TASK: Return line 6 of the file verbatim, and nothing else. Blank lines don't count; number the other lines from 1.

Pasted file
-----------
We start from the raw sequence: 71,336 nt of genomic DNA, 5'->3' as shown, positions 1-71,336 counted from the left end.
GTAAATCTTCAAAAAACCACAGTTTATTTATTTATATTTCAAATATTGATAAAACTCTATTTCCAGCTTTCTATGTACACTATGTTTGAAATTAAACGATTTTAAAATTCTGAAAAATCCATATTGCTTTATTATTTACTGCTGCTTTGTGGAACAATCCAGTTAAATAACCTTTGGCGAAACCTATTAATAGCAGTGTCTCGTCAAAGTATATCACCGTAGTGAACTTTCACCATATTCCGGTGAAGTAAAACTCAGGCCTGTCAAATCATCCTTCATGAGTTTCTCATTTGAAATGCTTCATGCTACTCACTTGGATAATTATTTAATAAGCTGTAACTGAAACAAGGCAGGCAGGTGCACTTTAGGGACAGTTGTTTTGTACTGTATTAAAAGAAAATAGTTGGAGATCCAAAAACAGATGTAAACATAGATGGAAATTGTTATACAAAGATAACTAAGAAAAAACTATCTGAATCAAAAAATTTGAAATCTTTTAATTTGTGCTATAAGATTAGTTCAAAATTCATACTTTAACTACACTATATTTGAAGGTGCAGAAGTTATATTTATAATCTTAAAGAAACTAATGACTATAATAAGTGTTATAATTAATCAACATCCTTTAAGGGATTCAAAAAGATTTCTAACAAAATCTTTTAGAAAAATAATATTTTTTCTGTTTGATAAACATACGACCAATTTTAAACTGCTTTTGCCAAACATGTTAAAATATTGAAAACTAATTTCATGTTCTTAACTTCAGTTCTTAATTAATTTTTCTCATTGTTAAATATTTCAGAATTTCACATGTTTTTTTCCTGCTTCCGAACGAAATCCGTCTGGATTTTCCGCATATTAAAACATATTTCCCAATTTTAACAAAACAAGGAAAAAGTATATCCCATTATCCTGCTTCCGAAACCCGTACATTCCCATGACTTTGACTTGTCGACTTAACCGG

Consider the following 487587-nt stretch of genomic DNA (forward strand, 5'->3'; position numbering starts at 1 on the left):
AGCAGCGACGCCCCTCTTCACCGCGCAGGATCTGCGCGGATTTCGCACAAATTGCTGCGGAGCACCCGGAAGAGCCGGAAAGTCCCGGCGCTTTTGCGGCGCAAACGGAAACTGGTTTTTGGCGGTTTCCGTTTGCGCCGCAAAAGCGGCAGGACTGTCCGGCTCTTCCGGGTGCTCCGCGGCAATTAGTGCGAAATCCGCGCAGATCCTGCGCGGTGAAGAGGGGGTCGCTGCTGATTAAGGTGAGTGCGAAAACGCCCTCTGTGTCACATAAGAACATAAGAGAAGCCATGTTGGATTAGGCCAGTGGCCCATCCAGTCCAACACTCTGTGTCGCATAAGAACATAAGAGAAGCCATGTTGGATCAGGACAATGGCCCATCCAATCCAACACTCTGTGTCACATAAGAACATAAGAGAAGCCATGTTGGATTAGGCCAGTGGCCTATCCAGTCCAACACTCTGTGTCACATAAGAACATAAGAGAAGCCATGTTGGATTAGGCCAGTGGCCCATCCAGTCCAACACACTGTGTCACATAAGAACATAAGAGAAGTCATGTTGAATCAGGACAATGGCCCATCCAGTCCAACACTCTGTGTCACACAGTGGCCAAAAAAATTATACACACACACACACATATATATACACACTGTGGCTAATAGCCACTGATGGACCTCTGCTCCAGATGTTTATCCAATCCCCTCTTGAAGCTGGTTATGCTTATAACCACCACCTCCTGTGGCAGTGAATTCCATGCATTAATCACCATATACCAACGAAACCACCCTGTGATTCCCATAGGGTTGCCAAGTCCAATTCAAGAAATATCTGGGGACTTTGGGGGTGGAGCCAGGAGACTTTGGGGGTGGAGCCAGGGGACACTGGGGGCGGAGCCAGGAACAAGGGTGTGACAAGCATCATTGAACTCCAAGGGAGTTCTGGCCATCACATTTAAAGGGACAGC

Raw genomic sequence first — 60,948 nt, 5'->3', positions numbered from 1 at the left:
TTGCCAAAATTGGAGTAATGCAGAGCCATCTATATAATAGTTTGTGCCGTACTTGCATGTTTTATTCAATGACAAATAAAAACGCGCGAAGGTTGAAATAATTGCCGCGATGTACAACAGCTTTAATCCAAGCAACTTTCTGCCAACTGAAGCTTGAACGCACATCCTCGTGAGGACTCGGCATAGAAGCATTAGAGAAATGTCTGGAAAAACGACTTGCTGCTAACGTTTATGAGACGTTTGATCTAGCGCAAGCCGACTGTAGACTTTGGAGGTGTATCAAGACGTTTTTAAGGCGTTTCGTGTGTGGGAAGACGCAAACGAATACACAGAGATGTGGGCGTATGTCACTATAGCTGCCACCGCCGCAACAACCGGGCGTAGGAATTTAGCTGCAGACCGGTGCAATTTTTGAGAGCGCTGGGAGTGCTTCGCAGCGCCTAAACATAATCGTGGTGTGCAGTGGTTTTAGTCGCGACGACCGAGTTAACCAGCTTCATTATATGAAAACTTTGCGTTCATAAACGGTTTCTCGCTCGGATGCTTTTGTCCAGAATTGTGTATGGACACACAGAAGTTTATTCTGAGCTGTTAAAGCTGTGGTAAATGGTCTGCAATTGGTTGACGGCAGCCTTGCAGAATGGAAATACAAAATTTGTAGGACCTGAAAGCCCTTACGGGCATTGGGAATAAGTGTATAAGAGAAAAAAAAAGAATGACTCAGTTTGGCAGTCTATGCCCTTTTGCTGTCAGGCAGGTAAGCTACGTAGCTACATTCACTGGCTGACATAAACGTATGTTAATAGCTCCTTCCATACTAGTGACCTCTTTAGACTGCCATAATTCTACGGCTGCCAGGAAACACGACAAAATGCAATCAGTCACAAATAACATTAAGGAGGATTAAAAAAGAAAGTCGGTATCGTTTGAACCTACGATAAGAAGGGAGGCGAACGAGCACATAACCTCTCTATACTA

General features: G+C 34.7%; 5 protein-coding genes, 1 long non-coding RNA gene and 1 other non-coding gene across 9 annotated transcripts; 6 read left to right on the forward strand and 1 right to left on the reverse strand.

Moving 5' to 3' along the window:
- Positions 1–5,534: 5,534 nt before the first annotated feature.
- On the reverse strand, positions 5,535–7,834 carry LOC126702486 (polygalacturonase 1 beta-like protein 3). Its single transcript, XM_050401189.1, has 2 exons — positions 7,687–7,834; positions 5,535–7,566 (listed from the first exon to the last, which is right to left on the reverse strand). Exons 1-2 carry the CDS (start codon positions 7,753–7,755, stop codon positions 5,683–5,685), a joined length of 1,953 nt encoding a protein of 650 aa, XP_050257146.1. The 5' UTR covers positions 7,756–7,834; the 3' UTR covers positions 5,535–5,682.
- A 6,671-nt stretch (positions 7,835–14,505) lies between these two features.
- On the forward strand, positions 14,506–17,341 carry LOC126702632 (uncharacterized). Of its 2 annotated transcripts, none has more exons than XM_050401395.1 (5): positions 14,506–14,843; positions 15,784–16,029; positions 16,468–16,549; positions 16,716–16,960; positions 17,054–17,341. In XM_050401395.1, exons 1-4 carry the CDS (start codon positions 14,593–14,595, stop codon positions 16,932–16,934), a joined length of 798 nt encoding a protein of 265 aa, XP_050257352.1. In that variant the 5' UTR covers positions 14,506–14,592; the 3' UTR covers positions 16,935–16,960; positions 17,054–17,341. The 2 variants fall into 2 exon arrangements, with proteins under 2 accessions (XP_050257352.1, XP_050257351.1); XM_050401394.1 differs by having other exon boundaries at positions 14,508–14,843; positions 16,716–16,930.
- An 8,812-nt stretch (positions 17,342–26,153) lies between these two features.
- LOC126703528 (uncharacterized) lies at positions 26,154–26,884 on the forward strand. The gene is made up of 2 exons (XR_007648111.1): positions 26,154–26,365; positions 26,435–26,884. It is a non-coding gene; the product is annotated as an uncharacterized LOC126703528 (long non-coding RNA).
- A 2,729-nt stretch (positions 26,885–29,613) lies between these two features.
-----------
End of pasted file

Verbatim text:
TTGCCAAAATTGGAGTAATGCAGAGCCATCTATATAATAGTTTGTGCCGTACTTGCATGTTTTATTCAATGACAAATAAAAACGCGCGAAGGTTGAAATAATTGCCGCGATGTACAACAGCTTTAATCCAAGCAACTTTCTGCCAACTGAAGCTTGAACGCACATCCTCGTGAGGACTCGGCATAGAAGCATTAGAGAAATGTCTGGAAAAACGACTTGCTGCTAACGTTTATGAGACGTTTGATCTAGCGCAAGCCGACTGTAGACTTTGGAGGTGTATCAAGACGTTTTTAAGGCGTTTCGTGTGTGGGAAGACGCAAACGAATACACAGAGATGTGGGCGTATGTCACTATAGCTGCCACCGCCGCAACAACCGGGCGTAGGAATTTAGCTGCAGACCGGTGCAATTTTTGAGAGCGCTGGGAGTGCTTCGCAGCGCCTAAACATAATCGTGGTGTGCAGTGGTTTTAGTCGCGACGACCGAGTTAACCAGCTTCATTATATGAAAACTTTGCGTTCATAAACGGTTTCTCGCTCGGATGCTTTTGTCCAGAATTGTGTATGGACACACAGAAGTTTATTCTGAGCTGTTAAAGCTGTGGTAAATGGTCTGCAATTGGTTGACGGCAGCCTTGCAGAATGGAAATACAAAATTTGTAGGACCTGAAAGCCCTTACGGGCATTGGGAATAAGTGTATAAGAGAAAAAAAAAGAATGACTCAGTTTGGCAGTCTATGCCCTTTTGCTGTCAGGCAGGTAAGCTACGTAGCTACATTCACTGGCTGACATAAACGTATGTTAATAGCTCCTTCCATACTAGTGACCTCTTTAGACTGCCATAATTCTACGGCTGCCAGGAAACACGACAAAATGCAATCAGTCACAAATAACATTAAGGAGGATTAAAAAAGAAAGTCGGTATCGTTTGAACCTACGATAAGAAGGGAGGCGAACGAGCACATAACCTCTCTATACTA